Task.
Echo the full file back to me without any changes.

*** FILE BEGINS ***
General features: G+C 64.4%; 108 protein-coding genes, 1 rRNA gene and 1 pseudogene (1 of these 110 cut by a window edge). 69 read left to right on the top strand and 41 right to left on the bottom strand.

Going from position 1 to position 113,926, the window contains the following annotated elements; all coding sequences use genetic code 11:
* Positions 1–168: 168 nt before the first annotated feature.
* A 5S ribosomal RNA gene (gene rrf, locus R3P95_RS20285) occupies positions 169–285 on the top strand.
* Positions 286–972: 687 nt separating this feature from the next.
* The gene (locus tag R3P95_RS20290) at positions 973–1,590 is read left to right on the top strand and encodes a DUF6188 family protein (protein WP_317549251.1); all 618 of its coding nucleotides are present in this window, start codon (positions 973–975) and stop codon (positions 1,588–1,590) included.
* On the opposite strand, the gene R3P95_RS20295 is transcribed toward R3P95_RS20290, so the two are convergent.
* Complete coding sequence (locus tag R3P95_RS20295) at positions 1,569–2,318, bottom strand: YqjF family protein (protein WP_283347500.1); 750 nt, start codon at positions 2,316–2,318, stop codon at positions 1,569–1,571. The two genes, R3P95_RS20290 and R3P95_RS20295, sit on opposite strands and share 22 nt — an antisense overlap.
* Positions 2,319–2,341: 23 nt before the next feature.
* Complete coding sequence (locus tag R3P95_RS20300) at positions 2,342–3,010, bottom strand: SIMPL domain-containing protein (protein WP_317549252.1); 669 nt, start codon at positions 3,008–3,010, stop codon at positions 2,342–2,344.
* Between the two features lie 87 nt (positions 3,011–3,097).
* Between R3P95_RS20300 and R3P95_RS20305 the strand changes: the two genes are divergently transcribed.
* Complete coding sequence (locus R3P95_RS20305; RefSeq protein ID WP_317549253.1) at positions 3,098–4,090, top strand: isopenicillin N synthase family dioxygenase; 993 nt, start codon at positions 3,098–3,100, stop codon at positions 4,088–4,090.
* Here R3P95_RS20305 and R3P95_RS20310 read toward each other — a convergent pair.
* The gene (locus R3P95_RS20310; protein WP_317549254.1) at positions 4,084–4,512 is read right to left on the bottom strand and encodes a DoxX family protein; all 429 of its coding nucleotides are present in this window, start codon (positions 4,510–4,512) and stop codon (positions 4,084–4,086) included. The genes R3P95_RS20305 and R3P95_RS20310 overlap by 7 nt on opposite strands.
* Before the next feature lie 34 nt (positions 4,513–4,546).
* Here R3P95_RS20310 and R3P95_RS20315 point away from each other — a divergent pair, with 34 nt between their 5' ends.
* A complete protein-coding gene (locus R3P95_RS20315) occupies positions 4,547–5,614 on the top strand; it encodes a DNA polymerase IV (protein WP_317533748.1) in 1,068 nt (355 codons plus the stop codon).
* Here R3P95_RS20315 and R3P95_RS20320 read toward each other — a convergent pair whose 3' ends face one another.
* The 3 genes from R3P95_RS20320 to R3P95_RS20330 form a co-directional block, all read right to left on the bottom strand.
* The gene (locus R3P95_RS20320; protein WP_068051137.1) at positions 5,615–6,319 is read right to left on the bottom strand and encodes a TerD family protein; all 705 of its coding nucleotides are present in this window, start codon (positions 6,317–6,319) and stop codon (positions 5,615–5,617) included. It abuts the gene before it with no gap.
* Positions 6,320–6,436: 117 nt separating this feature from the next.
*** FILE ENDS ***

General features: G+C 64.4%; 108 protein-coding genes, 1 rRNA gene and 1 pseudogene (1 of these 110 cut by a window edge). 69 read left to right on the top strand and 41 right to left on the bottom strand.

Going from position 1 to position 113,926, the window contains the following annotated elements; all coding sequences use genetic code 11:
* Positions 1–168: 168 nt before the first annotated feature.
* A 5S ribosomal RNA gene (gene rrf, locus R3P95_RS20285) occupies positions 169–285 on the top strand.
* Positions 286–972: 687 nt separating this feature from the next.
* The gene (locus tag R3P95_RS20290) at positions 973–1,590 is read left to right on the top strand and encodes a DUF6188 family protein (protein WP_317549251.1); all 618 of its coding nucleotides are present in this window, start codon (positions 973–975) and stop codon (positions 1,588–1,590) included.
* On the opposite strand, the gene R3P95_RS20295 is transcribed toward R3P95_RS20290, so the two are convergent.
* Complete coding sequence (locus tag R3P95_RS20295) at positions 1,569–2,318, bottom strand: YqjF family protein (protein WP_283347500.1); 750 nt, start codon at positions 2,316–2,318, stop codon at positions 1,569–1,571. The two genes, R3P95_RS20290 and R3P95_RS20295, sit on opposite strands and share 22 nt — an antisense overlap.
* Positions 2,319–2,341: 23 nt before the next feature.
* Complete coding sequence (locus tag R3P95_RS20300) at positions 2,342–3,010, bottom strand: SIMPL domain-containing protein (protein WP_317549252.1); 669 nt, start codon at positions 3,008–3,010, stop codon at positions 2,342–2,344.
* Between the two features lie 87 nt (positions 3,011–3,097).
* Between R3P95_RS20300 and R3P95_RS20305 the strand changes: the two genes are divergently transcribed.
* Complete coding sequence (locus R3P95_RS20305; RefSeq protein ID WP_317549253.1) at positions 3,098–4,090, top strand: isopenicillin N synthase family dioxygenase; 993 nt, start codon at positions 3,098–3,100, stop codon at positions 4,088–4,090.
* Here R3P95_RS20305 and R3P95_RS20310 read toward each other — a convergent pair.
* The gene (locus R3P95_RS20310; protein WP_317549254.1) at positions 4,084–4,512 is read right to left on the bottom strand and encodes a DoxX family protein; all 429 of its coding nucleotides are present in this window, start codon (positions 4,510–4,512) and stop codon (positions 4,084–4,086) included. The genes R3P95_RS20305 and R3P95_RS20310 overlap by 7 nt on opposite strands.
* Before the next feature lie 34 nt (positions 4,513–4,546).
* Here R3P95_RS20310 and R3P95_RS20315 point away from each other — a divergent pair, with 34 nt between their 5' ends.
* A complete protein-coding gene (locus R3P95_RS20315) occupies positions 4,547–5,614 on the top strand; it encodes a DNA polymerase IV (protein WP_317533748.1) in 1,068 nt (355 codons plus the stop codon).
* Here R3P95_RS20315 and R3P95_RS20320 read toward each other — a convergent pair whose 3' ends face one another.
* The 3 genes from R3P95_RS20320 to R3P95_RS20330 form a co-directional block, all read right to left on the bottom strand.
* The gene (locus R3P95_RS20320; protein WP_068051137.1) at positions 5,615–6,319 is read right to left on the bottom strand and encodes a TerD family protein; all 705 of its coding nucleotides are present in this window, start codon (positions 6,317–6,319) and stop codon (positions 5,615–5,617) included. It abuts the gene before it with no gap.
* Positions 6,320–6,436: 117 nt separating this feature from the next.